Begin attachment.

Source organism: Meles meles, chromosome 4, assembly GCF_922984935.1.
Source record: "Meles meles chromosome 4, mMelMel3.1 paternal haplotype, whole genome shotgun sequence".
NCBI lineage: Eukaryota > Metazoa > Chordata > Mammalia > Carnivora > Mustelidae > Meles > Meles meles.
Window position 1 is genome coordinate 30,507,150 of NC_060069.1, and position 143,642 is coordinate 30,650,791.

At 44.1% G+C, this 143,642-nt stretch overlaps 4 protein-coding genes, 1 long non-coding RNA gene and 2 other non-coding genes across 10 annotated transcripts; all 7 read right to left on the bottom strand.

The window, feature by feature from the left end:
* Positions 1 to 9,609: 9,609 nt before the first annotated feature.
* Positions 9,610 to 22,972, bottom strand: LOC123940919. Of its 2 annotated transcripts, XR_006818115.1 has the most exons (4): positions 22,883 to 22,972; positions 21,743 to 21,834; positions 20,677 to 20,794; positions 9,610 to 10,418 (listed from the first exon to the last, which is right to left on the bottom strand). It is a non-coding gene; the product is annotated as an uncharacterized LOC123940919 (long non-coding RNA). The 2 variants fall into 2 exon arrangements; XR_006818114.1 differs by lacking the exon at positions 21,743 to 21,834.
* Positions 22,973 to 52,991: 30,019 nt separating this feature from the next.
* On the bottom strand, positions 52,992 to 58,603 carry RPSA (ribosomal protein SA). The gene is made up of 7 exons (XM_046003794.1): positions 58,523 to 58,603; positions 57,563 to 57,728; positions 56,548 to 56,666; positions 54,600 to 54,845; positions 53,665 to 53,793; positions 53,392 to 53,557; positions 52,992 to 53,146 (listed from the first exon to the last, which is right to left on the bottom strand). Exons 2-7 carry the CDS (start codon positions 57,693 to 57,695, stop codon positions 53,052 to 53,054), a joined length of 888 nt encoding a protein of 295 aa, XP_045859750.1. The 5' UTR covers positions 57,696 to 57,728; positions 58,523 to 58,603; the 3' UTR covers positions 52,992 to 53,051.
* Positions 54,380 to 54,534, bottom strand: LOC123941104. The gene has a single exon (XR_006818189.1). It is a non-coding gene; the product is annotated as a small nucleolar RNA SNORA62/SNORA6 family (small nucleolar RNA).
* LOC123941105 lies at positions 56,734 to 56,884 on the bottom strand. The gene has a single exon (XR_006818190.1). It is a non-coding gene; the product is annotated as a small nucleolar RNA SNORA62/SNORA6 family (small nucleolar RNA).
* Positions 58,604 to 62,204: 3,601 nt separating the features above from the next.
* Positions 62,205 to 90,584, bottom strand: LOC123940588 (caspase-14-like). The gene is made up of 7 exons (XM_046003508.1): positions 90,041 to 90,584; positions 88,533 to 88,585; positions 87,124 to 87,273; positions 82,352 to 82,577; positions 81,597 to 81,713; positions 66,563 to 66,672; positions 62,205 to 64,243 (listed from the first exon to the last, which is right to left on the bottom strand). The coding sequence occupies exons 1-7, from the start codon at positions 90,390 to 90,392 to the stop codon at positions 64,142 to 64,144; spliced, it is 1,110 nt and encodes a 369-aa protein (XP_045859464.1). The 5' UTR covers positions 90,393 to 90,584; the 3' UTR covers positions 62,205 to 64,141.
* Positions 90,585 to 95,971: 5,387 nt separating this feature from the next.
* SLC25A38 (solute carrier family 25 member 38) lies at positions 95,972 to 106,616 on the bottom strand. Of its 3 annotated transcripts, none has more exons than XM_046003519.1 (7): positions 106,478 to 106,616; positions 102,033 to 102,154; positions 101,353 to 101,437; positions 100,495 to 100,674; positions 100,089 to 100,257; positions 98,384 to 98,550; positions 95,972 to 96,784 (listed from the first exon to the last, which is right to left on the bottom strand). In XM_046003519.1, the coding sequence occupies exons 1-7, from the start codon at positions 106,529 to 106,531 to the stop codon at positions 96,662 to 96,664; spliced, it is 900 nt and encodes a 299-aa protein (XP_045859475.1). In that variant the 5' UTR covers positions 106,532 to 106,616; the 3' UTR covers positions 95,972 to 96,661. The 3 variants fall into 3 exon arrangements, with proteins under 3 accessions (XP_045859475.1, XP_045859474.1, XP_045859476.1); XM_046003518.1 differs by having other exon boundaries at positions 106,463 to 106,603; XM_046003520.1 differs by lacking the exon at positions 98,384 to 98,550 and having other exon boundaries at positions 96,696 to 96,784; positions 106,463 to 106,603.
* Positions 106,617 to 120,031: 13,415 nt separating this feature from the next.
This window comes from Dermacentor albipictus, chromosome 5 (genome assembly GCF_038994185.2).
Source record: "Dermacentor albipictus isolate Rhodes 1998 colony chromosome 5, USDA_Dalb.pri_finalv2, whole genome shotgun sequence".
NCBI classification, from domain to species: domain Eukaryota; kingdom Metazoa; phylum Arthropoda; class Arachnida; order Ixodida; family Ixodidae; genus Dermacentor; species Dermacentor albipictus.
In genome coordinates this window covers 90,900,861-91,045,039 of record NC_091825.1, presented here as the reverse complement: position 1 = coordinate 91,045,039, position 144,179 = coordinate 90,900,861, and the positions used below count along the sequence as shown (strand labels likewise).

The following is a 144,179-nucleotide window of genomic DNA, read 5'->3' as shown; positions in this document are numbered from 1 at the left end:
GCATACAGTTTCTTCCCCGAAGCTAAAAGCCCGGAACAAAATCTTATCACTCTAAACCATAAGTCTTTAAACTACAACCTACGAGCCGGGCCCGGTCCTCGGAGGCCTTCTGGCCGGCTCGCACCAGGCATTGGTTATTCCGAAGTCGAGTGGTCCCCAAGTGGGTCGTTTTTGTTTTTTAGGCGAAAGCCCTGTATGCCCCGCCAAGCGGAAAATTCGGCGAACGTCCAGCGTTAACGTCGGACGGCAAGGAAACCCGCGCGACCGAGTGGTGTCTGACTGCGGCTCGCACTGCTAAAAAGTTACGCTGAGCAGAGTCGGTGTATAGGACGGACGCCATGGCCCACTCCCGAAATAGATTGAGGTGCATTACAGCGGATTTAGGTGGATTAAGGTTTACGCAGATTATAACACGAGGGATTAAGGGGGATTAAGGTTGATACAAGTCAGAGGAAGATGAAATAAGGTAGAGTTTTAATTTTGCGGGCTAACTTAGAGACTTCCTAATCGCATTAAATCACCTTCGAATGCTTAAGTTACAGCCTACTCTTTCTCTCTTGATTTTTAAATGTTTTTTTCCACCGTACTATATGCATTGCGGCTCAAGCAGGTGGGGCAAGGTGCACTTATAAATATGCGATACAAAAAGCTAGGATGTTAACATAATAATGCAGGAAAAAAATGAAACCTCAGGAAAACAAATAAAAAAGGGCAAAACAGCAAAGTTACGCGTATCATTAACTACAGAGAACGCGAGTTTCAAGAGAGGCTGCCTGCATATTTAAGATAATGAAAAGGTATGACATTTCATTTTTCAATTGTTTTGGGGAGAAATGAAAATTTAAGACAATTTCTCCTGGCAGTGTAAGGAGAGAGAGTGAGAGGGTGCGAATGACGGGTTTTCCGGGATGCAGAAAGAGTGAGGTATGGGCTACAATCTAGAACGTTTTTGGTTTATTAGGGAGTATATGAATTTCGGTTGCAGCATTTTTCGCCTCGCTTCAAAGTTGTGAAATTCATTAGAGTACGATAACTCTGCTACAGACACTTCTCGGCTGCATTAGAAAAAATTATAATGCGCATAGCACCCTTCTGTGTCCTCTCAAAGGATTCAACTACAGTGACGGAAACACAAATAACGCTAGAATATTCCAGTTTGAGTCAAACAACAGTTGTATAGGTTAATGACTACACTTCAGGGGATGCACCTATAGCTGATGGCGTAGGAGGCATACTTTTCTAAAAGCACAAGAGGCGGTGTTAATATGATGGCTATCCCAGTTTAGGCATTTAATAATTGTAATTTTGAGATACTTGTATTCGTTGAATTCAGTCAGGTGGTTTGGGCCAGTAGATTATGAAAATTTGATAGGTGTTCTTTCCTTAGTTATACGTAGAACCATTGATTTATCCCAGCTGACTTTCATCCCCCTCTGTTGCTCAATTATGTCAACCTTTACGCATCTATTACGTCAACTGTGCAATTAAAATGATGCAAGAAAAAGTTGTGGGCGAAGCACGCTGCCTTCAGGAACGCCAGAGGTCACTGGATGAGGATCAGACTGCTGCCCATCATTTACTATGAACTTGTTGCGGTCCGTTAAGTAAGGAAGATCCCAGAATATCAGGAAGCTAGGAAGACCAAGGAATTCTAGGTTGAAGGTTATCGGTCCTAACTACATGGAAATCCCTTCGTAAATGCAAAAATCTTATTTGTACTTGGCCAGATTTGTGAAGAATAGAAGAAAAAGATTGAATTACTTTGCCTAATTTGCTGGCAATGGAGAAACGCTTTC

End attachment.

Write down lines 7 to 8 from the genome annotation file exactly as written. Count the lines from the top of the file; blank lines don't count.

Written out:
* Positions 1 to 9,609: 9,609 nt before the first annotated feature.
* Positions 9,610 to 22,972, bottom strand: LOC123940919. Of its 2 annotated transcripts, XR_006818115.1 has the most exons (4): positions 22,883 to 22,972; positions 21,743 to 21,834; positions 20,677 to 20,794; positions 9,610 to 10,418 (listed from the first exon to the last, which is right to left on the bottom strand). It is a non-coding gene; the product is annotated as an uncharacterized LOC123940919 (long non-coding RNA). The 2 variants fall into 2 exon arrangements; XR_006818114.1 differs by lacking the exon at positions 21,743 to 21,834.